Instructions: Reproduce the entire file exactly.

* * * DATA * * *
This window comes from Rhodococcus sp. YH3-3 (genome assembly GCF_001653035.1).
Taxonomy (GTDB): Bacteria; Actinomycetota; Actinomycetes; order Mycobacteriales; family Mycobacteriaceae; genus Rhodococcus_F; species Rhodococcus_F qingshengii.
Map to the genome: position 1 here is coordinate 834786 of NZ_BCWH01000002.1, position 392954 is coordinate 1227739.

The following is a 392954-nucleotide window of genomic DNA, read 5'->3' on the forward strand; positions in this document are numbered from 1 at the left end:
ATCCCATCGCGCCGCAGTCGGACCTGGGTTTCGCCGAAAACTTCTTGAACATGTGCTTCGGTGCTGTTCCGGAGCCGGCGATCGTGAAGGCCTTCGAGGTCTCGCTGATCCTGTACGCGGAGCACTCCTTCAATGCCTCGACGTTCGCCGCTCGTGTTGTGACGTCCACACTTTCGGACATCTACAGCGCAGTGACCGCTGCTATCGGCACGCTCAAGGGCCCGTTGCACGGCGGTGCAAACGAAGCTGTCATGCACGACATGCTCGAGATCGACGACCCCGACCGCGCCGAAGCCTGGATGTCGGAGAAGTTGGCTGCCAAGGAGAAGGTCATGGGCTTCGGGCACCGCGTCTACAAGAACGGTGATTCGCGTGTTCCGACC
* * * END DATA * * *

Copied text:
This window comes from Rhodococcus sp. YH3-3 (genome assembly GCF_001653035.1).
Taxonomy (GTDB): Bacteria; Actinomycetota; Actinomycetes; order Mycobacteriales; family Mycobacteriaceae; genus Rhodococcus_F; species Rhodococcus_F qingshengii.
Map to the genome: position 1 here is coordinate 834786 of NZ_BCWH01000002.1, position 392954 is coordinate 1227739.

The following is a 392954-nucleotide window of genomic DNA, read 5'->3' on the forward strand; positions in this document are numbered from 1 at the left end:
ATCCCATCGCGCCGCAGTCGGACCTGGGTTTCGCCGAAAACTTCTTGAACATGTGCTTCGGTGCTGTTCCGGAGCCGGCGATCGTGAAGGCCTTCGAGGTCTCGCTGATCCTGTACGCGGAGCACTCCTTCAATGCCTCGACGTTCGCCGCTCGTGTTGTGACGTCCACACTTTCGGACATCTACAGCGCAGTGACCGCTGCTATCGGCACGCTCAAGGGCCCGTTGCACGGCGGTGCAAACGAAGCTGTCATGCACGACATGCTCGAGATCGACGACCCCGACCGCGCCGAAGCCTGGATGTCGGAGAAGTTGGCTGCCAAGGAGAAGGTCATGGGCTTCGGGCACCGCGTCTACAAGAACGGTGATTCGCGTGTTCCGACC